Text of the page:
The stylist behind Pallavi's Style Diaries shares some handy wisdom on making the saree less occasional, more everyday
If the mere thought of wearing a handwoven linen saree and braving a crowded Mumbai local makes you shudder, then Pallavi Datta will ask you to reconsider. The stylist, known for her story-like ensembles that she puts together on her online diary, will host a workshop at The Saree Festival, beginning tomorrow. The four-day long festival, organised by Delhi’s Himanshu Verma, makes it to Mumbai for the first time since its inception in 2014.
Add a bit of androgyny in your saree and have a cuppa, says Datta. PICS/PALLAVISTYLEDIARIES.COM
We visited Datta’s home, where she had an array of handwoven sarees and blouses stacked up. “Right from dressing for an interview to meeting friends at a café, you can get into a saree. We are too bound by rules when in fact the saree is open to interpretation,” she says. With the use of some of her pieces, Datta shares some nifty hacks to make the hand-woven saree a 24/7 sartorial choice.
Top of the crop
Instead of having intimate discussions with your local darzi about your vital statistics, opt for the versatile crop top, suggests Datta. This may also put an end to discomfort while travelling, especially for those of us who get fidgety with a little peek-a-boo straps or some midriff baring. “Crop tops, fitted T-shirts and collared shirts are great substitutes to the traditional blouse. Choose non-silhouette options like summer shirts, or even a chambray jacket. And, if your pallu slips, just put it back in place!” says Datta.
The stylist also advises not to be afraid to show-off a bit, when you feel like it. “When I am out with girlfriends, I like wearing a deep backed blouse or a kadak-V blouse. The off-shoulder blouse is doing well internationally, and it’s a great option. No one gains weight on their shoulders.”
Avoid mixing traditional with traditional, recommends Datta, who usually pairs her saree with a chunky watch. “You don’t have to be so delicate with the saree. Opt for a bit of androgyny,” she says. Shirts, especially striped ones, are perfect slimming semi-formals (yes, we are talking with sarees swirled over them). “You can wear quirky cufflinks — aeroplanes, flowers or even dinosaurs,” Datta remarks. Instead of kitten-heels or stilettos, she asks you to consider sneakers, gladiators and even tie-ups.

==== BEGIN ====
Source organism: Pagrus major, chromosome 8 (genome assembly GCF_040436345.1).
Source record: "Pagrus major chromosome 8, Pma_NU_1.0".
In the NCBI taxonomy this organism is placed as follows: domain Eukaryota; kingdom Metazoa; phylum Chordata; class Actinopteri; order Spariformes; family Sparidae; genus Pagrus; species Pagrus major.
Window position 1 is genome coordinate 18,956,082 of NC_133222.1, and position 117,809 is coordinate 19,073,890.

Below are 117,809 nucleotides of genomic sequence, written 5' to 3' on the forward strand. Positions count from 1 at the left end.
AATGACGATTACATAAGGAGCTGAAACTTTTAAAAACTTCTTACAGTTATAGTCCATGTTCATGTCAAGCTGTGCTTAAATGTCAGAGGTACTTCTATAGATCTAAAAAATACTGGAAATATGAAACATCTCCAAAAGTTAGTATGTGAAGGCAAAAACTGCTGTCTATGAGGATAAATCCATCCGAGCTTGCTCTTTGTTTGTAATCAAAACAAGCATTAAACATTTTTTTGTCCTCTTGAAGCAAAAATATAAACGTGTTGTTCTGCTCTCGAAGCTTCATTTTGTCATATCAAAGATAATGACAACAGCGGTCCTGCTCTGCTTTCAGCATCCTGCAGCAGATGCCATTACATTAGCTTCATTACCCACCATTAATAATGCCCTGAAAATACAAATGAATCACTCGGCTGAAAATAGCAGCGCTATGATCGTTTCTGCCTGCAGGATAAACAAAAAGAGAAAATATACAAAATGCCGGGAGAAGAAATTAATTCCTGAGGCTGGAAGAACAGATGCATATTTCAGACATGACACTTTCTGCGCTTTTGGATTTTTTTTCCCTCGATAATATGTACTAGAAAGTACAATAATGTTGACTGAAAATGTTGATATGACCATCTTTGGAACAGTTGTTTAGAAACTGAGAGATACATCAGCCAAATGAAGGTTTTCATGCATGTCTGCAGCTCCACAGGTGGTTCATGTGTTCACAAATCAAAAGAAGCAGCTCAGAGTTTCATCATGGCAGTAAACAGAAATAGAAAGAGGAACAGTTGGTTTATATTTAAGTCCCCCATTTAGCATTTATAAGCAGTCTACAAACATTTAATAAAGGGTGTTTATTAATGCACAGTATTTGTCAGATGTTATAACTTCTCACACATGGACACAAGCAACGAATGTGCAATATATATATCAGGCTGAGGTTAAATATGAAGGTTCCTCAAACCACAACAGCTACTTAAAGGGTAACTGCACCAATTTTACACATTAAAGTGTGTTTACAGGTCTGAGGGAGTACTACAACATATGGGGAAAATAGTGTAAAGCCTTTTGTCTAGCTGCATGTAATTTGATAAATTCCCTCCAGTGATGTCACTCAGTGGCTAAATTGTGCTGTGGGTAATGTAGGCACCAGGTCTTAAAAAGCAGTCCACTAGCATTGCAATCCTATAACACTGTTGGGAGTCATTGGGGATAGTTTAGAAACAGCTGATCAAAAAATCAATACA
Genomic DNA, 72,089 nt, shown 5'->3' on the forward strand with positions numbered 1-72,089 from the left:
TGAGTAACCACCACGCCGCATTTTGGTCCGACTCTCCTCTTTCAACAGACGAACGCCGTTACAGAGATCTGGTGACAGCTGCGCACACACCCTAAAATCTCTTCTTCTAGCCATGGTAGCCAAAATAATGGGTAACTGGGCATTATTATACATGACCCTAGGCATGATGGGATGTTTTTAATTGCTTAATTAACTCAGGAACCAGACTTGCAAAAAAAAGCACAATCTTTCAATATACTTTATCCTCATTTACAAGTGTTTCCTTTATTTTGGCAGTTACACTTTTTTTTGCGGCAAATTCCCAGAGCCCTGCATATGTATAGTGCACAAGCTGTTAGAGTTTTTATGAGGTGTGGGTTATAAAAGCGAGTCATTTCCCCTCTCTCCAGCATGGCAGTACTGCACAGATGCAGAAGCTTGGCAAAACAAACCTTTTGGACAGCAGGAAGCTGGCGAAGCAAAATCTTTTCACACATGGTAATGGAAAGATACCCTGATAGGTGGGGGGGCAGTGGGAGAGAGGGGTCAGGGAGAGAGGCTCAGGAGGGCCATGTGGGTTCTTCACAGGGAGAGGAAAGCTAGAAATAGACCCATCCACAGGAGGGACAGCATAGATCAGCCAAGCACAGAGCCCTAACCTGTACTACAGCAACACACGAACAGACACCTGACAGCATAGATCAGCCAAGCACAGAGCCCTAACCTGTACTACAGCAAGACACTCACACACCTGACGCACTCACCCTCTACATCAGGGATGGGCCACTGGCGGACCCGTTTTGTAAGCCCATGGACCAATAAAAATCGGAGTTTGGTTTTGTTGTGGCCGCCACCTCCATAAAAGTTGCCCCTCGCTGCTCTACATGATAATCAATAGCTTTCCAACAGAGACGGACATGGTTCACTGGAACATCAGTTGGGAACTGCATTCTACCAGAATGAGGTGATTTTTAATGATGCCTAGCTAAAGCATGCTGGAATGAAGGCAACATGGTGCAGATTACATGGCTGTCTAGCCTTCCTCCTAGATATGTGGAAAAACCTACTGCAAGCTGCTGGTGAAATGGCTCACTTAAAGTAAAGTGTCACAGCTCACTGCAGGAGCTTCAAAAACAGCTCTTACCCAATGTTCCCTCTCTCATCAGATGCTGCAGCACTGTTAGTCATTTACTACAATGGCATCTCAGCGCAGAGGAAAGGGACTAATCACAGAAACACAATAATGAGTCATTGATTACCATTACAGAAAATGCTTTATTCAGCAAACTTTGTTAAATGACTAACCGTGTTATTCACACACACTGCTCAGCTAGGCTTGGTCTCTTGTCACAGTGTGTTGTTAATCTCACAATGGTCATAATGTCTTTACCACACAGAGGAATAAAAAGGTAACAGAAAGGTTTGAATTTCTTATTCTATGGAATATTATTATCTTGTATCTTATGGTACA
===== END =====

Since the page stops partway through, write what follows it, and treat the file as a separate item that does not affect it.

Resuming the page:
Night and day
Datta shows us a smart blockprinted cotton saree, with swirls of yellow florals, which could be worn with a basic blouse in the day and a more detailed zari jacket for the night. A black linen handwoven saree, with a dull gold border, paired with layered necklaces and a cuff, can be the perfect retort to the LBD.
Bask in the spotlight
Yes, wearing a saree these days can draw undue attention, especially in offices and classrooms. But why feel like a wallflower when you can be a princess? It is not boringly homogenized, and you can opt for colours that work, she says, as she unfurls a handwoven saree, a chocolate-milky colour, with little roses appliquéd on it. It looks very English, like Victorian wallpaper. When it’s time to get trendy, handwoven sarees come in funky blockprints as well.
Be wrinkle-worry free
Iron your sarees, but let the wrinkles be, is Datta’s way of draping it. “Polyester is the reason we think a line here or there is not fine,” she says, as she draws an example of how kurtas are made by wrinkles, a method called giley kora punjabi. “I never fuss about crinkles; they are memories of how my day progressed,” she says. Visit The Saree Festival at Coomaraswamy Hall, CSMVS, from November 2 to 5.
Saree ka Gunijan Khana
Where: Artisans’, near Rhythm House, Kala Ghoda
When: Nov 2 – 3, 11 AM – 1 PM
Entry: Rs 1,500